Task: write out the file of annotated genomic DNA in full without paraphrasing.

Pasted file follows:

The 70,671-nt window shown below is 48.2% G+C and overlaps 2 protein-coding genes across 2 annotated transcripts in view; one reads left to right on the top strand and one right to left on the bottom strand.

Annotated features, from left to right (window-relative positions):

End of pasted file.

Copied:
The 70,671-nt window shown below is 48.2% G+C and overlaps 2 protein-coding genes across 2 annotated transcripts in view; one reads left to right on the top strand and one right to left on the bottom strand.

Annotated features, from left to right (window-relative positions):